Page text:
Whether or not the helpful small-town retail clerk is to you a fond memory or a beautiful fiction, an increasing number of people are mad as hell and determined not to take it any more. At least on paper.
And let’s face it: few industries have been as impacted by the growing trend towards mega-retailers as the book business, with many consumers bemoaning the passing of a favorite independent bookstore. Bemoan they may do but, on a certain level, a lot of people aren’t really sure what to do about it.
Larry Portzline has no such hesitations. Portzline is a college instructor and writer from Harrisburg, Pennsylvania and if you’ve ever heard the term “bookstore tourism,” Portzline is probably the reason why.
According to the National Council on Bookstore Tourism — another one of Portzline’s pet projects — he launched the movement in 2003 as “a grassroots effort to support locally owned and operated bookshops, many of which have struggled to compete with large bookstore chains and online retailers.”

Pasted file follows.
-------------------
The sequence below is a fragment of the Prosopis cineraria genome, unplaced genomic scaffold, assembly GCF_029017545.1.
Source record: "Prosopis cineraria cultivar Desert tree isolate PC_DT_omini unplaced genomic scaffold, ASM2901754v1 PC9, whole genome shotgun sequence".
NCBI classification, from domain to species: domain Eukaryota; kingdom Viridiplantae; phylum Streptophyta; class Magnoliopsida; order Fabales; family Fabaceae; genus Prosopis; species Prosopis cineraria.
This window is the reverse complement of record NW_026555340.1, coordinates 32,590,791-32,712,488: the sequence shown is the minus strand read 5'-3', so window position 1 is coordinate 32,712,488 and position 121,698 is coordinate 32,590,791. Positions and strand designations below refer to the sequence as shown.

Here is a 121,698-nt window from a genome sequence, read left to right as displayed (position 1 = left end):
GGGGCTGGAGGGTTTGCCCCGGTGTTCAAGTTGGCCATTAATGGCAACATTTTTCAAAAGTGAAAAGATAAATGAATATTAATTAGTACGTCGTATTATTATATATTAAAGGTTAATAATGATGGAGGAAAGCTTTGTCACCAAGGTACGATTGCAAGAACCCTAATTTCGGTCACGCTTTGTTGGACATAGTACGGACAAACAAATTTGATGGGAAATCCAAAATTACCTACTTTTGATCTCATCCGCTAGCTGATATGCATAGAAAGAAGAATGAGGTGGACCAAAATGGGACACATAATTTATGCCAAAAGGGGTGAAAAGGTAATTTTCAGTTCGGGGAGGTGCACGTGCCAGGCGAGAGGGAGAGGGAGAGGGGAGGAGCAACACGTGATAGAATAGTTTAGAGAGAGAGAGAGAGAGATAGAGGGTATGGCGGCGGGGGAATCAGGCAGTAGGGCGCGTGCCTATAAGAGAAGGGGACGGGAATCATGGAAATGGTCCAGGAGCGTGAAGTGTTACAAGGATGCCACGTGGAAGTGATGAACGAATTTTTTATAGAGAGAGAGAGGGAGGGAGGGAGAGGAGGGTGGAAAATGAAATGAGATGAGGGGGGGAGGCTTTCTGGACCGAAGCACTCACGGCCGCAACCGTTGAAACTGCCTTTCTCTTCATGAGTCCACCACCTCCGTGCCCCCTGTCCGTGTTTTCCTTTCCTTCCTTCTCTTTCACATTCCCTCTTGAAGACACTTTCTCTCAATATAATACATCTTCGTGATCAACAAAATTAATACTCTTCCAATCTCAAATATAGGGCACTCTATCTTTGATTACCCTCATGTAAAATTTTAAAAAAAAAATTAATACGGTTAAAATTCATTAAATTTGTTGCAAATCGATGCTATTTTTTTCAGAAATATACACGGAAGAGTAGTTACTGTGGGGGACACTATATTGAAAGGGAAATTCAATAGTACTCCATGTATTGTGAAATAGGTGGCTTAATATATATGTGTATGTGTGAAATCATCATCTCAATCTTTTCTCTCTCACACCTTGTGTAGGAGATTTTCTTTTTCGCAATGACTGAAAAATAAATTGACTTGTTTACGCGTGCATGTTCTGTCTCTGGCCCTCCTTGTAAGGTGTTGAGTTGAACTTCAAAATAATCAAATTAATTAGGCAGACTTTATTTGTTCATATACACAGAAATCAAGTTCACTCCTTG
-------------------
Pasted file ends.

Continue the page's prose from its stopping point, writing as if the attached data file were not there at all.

The movement now has a blog and a Web site but Portzline figured he still had a lot of miles to travel before he reached his destination and cooked up the “Why Indie Bookstores Matter” book tour, an event he himself will undertake starting next April when he launches his 1999 Dodge Caravan — “the light blue ‘soccer mom mobile’” — at the open road in search of awareness for long-suffering bookstores everywhere.
The Why Indie Bookstores Matter Tour is a 10-week, cross-country road-trip that will include stops at 200 independent bookstores. “If I can get people to see how important indie bookstores are to their communities,” Portzline said on the tour’s blog a few days ago, “not just as retail establishments but as places of culture and learning and belonging, then maybe those same people will start to see how important other independent businesses are in their hometowns. Maybe they’ll remember how great it was to have a locally owned pharmacy, grocery store, hardware store or department store. And maybe they’ll start to see that a community’s economic health doesn’t come from outside but from within.”
Portzline is currently trying to raise money to finance the trip and promises, while the tour is underway, he’ll update the trip blog while on the road, “post pictures, podcasts and even video. And when the trip is over, I plan to write a book about the experience.”